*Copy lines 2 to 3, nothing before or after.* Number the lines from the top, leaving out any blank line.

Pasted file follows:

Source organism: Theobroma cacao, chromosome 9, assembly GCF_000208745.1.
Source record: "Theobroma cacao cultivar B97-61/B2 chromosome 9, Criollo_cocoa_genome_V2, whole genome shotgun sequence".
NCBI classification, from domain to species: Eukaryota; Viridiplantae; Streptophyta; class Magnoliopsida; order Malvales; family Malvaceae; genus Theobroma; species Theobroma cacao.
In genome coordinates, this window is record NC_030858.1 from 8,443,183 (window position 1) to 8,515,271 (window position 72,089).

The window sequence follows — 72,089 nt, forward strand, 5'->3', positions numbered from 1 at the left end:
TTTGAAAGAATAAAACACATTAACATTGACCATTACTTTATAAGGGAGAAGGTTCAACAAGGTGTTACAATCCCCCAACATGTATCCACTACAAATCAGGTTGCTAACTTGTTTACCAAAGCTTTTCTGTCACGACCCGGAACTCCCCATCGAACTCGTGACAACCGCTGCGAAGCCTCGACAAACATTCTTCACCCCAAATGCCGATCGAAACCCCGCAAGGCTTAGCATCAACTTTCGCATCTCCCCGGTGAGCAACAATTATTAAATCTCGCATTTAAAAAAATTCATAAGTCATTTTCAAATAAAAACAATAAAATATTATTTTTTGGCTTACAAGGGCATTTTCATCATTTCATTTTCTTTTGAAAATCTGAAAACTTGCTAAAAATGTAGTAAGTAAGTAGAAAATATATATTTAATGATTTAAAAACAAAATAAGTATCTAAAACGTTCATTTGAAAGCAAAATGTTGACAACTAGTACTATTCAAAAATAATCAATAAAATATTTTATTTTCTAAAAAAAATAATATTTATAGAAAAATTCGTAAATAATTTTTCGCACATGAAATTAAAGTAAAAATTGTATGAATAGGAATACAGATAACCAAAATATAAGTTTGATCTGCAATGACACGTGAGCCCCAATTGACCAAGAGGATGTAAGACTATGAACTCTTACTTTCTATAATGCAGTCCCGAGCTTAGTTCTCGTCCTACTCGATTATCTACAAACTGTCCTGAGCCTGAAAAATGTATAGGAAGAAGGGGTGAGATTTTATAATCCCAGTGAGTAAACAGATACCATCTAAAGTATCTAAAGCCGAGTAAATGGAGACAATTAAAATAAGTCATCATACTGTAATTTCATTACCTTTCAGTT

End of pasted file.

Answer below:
Source record: "Theobroma cacao cultivar B97-61/B2 chromosome 9, Criollo_cocoa_genome_V2, whole genome shotgun sequence".
NCBI classification, from domain to species: Eukaryota; Viridiplantae; Streptophyta; class Magnoliopsida; order Malvales; family Malvaceae; genus Theobroma; species Theobroma cacao.